A Note on Inflation | Power Line

A Note on Inflation | Power Line


You’d think it would hardly need restating that inflation is chiefly caused by monetary profligacy by the government (especially the Federal Reserve and other central banks that think they can “create” money out of thin air), but the Biden Administration began on an ominous note with Slow Joe proclaiming that “Milton Friedman isn’t in charge any more.” Well, the CPI seems to have something to say about that.

Economist and former Fed Board member Kevin Warsh (whom I’ve met and think is the bee’s knees on these subjects) writes in today’s Wall Street Journal that the Fed is the main culprit, and worse, that the Fed may actually be running behind Joe Biden’s learning curve right now, which is amazing to contemplate:

Inflation is a choice. It’s a choice for which the Fed is chiefly responsible. The risk of an inflationary spiral arises when policy makers first dismiss the problem and then cast blame elsewhere. Inflation becomes embedded in the price-formation process when the central bank acts belatedly or with insufficient conviction. To date, the Fed has acted as an enabler.

The sure sign of a problem: when a president gives voice to the scourge of inflation—and takes executive action—well before the central bank acknowledges the severity of the situation. . .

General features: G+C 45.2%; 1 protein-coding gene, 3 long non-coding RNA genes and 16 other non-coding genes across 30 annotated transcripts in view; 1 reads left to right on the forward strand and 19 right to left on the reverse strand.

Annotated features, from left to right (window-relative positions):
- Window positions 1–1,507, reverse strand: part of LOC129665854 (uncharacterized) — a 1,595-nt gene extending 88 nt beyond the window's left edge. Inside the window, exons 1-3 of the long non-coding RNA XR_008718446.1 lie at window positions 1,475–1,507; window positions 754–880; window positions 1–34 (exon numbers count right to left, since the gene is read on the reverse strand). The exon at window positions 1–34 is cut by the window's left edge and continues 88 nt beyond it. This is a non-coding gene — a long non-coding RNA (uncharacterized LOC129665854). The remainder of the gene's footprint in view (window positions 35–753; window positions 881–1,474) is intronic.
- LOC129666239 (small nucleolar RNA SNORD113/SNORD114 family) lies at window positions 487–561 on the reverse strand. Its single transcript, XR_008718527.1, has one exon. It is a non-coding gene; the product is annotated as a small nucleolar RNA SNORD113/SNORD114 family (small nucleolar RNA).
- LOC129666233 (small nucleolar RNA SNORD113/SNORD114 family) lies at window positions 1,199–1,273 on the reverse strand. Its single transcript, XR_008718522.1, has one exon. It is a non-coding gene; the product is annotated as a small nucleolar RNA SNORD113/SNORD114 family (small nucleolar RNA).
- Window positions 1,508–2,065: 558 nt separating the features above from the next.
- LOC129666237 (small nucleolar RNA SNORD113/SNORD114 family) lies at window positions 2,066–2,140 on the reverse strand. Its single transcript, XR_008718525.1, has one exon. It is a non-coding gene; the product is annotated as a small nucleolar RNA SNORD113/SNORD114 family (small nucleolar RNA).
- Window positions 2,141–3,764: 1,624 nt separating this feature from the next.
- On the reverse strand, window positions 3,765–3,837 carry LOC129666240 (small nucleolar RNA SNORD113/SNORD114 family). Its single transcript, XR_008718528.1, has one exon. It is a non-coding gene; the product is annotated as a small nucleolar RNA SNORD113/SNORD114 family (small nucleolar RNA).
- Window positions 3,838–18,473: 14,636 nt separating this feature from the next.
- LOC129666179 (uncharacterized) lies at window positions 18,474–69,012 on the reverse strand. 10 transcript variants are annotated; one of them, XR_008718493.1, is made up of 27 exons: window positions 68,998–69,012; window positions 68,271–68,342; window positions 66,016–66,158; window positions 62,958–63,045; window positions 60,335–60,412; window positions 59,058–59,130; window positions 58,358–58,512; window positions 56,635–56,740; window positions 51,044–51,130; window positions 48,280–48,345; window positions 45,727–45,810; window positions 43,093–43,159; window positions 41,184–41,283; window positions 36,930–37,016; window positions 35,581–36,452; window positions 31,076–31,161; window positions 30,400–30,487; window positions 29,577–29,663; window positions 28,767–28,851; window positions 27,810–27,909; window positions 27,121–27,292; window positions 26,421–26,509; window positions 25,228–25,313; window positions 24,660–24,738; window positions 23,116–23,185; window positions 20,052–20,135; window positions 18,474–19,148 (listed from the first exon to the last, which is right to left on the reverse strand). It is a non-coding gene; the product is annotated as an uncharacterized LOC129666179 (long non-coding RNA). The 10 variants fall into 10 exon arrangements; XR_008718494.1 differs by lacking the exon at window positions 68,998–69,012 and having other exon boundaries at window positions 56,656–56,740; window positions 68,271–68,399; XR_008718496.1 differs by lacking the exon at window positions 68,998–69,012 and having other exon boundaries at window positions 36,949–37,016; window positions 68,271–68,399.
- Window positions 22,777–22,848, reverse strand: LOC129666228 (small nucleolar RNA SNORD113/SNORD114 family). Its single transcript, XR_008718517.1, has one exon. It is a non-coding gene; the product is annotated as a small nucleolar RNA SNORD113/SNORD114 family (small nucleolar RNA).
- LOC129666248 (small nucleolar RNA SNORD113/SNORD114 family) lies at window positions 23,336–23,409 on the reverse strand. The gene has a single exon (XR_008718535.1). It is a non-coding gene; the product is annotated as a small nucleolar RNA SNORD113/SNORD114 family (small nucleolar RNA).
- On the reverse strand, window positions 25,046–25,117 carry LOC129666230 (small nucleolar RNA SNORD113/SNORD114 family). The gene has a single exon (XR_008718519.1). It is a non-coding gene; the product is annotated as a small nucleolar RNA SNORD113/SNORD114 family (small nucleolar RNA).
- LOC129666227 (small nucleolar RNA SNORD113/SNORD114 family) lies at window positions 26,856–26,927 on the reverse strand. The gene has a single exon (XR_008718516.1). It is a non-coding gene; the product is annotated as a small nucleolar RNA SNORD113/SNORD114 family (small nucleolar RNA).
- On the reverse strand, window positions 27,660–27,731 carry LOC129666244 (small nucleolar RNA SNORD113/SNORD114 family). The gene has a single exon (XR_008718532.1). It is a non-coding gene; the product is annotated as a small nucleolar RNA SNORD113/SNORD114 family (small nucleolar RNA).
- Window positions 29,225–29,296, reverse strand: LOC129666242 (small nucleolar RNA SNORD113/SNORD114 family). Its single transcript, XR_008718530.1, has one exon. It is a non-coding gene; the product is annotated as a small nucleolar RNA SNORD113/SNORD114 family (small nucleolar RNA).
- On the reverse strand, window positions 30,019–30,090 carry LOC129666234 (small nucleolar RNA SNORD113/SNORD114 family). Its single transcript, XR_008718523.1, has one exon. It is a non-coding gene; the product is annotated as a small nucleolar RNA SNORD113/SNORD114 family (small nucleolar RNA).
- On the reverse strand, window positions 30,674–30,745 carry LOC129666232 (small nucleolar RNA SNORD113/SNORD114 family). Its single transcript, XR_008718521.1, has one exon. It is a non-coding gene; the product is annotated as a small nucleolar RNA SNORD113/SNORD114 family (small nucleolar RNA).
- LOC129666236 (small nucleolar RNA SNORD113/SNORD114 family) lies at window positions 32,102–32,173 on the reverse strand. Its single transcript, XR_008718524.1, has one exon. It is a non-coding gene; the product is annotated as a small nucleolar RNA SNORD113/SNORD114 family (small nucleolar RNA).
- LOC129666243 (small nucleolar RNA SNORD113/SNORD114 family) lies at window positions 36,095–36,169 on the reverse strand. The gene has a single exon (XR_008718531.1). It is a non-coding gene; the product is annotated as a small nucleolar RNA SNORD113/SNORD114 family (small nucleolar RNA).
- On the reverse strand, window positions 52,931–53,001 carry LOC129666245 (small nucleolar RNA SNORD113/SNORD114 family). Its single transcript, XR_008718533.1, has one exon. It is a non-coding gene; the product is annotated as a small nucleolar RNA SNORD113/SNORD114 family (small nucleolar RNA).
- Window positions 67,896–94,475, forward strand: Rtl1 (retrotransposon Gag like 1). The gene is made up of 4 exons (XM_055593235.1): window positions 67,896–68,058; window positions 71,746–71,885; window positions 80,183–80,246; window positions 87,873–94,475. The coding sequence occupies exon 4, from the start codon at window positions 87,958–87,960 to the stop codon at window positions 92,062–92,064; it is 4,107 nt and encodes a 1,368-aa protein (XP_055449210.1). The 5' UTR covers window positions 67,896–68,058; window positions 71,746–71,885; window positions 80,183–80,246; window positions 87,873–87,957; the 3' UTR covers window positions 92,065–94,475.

One interesting part of Warsh’s argument is that the surging stock market is actually a bad sign:

Extraordinarily aggressive monetary policy, namely quantitative easing, discourages investments in real assets like capital equipment relative to financial assets such as stocks. That’s why nonresidential capital investment in the real economy—things like port modernization—is running 7% below the pre-pandemic trend and 25% below trend since the advent of QE. A more exuberant stock market and a less resilient real economy are both consequences of the Fed’s extant policy regime. . .

Stopping QE altogether—even a few quarters ago—would have kept a lid on inflation and allowed a more measured path of rate increases. The Fed now has fewer degrees of freedom to keep the economy out of harm’s way. If the Fed doesn’t act with due speed and skill, inflation—the most regressive tax of all—will do further harm, particularly to the least well-off. If the central bank lurches into a significant, unexpected rate-rising cycle, the same hardworking Americans will bear the brunt of an economic slowdown.

Meanwhile, my old AEI colleague Desmond Lachman writes today in Barron’s:

The way to squeeze out inflation without abruptly bursting asset price bubbles would be for the Biden administration to relieve the Fed of at least some of the burden of having to reduce inflation through interest-rate hikes. To do so, the administration would at a minimum need to back off from the Build Back Better Act, which has passed the House but not the Senate. According to the Congressional Budget Office, the bill would add some $750 billion to the deficit over the next five years. Better yet, the administration would be well-advised to make a significant budget U-turn by some combination of public-spending cuts and tax increases to bring down the budget deficit.

While in principle there would seem to be a way out of our twin inflation problem, the political chances of that happening are negligible.

A few charts to end our look at this subject, starting with the fact that our inflation is running ahead of everyone else:



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